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Resveratrol sources, health benefits and uses

Tuesday, September 19, 2017 by

Resveratrol is a natural substance produced by several types of plants as a response and defense against stress, fungi, toxins, or ultraviolet radiation. As a result of its protective nature, resveratrol is classified as a flavonoid antioxidant and has been the subject of much scientific scrutiny for its purported health-promoting qualities. One such quality is its ability to support the brain and nervous system: resveratrol is unique among antioxidants because it can cross the blood-brain barrier, meaning it can be beneficial to neural health.

This compound is concentrated in the skins and seeds of red grapes, blueberries, and mulberries; red wine is also particularly high in resveratrol due to the inclusion of red grape skins in the fermentation process. Resveratrol supplements are available, though the exact recommended dosage remains unknown.

Resveratrol is a major contributor to the “French Paradox”, a health paradox first noted by Irish cardiologist Samuel Black based on the observation of low incidents of heart disease among the French despite their diets. The typical French diet will often consist of a bit of bread, butter, cheese, and red wine, and the regular consumption of red wine is believed to counteract the adverse effects of these foods.

Medicinal uses for resveratrol

Resveratrol can help lower the risk of high blood pressure by increasing production of nitric oxide. This in turn causes the blood vessels to relax and making them less likely to stiffen, thus decreasing blood pressure to stable levels.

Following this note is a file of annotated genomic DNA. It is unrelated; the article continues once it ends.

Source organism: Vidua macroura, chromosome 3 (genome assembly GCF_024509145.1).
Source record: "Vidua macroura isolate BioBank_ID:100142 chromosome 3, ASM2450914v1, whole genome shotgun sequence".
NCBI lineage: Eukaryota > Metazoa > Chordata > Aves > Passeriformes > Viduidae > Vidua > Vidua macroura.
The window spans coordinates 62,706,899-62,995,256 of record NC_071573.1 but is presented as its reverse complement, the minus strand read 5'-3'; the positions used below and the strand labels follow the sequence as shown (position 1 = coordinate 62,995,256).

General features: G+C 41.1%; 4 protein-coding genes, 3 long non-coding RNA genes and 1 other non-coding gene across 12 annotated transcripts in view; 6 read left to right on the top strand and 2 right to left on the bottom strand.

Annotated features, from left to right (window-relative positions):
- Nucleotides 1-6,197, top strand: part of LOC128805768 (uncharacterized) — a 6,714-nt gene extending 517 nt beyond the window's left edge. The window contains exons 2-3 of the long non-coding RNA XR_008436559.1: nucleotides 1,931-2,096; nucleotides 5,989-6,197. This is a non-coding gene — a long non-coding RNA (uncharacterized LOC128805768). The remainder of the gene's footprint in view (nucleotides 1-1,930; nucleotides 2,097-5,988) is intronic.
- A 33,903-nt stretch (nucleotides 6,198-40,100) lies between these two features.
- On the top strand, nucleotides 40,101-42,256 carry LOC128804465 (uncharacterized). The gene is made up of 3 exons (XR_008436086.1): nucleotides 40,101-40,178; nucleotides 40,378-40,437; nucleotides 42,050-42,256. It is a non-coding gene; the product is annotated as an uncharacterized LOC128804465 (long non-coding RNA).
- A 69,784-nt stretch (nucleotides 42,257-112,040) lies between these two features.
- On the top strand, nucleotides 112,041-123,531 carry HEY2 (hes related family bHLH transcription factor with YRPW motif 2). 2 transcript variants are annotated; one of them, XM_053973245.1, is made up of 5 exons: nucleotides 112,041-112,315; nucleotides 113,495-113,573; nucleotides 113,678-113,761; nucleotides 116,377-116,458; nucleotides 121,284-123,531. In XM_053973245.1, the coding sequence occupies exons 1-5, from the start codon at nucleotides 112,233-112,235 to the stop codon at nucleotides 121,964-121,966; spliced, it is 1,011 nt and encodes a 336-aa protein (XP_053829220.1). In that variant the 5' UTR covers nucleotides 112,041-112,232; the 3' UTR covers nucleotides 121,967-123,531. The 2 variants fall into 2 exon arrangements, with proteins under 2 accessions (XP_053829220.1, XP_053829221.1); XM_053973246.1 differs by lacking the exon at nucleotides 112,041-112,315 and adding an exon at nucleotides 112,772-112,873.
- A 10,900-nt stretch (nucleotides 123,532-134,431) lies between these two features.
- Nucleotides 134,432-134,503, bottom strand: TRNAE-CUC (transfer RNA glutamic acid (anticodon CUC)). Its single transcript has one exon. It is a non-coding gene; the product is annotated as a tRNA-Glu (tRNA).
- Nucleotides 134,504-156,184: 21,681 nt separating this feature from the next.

Additionally, resveratrol can prevent plaque from forming in the arteries, decreasing the chances of developing atherosclerosis.

Individuals attempting to lose weight can turn to resveratrol for assistance in reaching their goals. Resveratrol does this by bringing about the death of fat cells, boosting metabolism through enhancing mitochondrial function, and finally by inhibiting hormone-sensitive lipase and fatty acid synthase.

Resveratrol can be useful to diabetic patients since it’s been shown to increase insulin sensitivity, provided added protection against oxidative stress, minimizing inflammation, and activating a protein that helps maintain steady blood sugar levels.

In addition to reducing inflammation, resveratrol has been observed reducing the damage suffered by cartilage, making this substance helpful for individuals with arthritis.

The anti-toxic effects of resveratrol have been shown to reverse the harm brought about by the chemotherapeutic drug bleomycin, as well as reduce the brain damage and oxidative liver damage caused by ethanol intoxication.

Body systems supported by resveratrol

Resveratrol is good for the heart because of its ability to protect the heart against high blood pressure and atherosclerosis, and its positive impact on cholesterol levels and circulation. Furthermore, resveratrol can even prevent further heart damage following cardiac arrest.

As was mentioned previously, resveratrol can support the brain and nervous system. This is because resveratrol can increase blood flow to the brain, thus assisting in brain function and preventing neural loss and damage.

Because resveratrol prevents the obstruction of bile flow, it can help maintain a healthy liver.

Resveratrol can enhance bone health by increasing bone density and by synergizing with vitamin D, thus making the bones stronger and less prone to breakage.

Where to learn more


Resveratrol is a unique antioxidant that’s been shown to have multiple health benefits. These include the decreased risk of high blood pressure, atherosclerosis, obesity and arthritis; better management of diabetes; and toxic damage alleviation. Resveratrol has positive effects on the heart, brain, bones, and liver.

Red grapes, blueberries, mulberries, and red wine are excellent sources of resveratrol. Up to three glasses of red wine daily will suffice.

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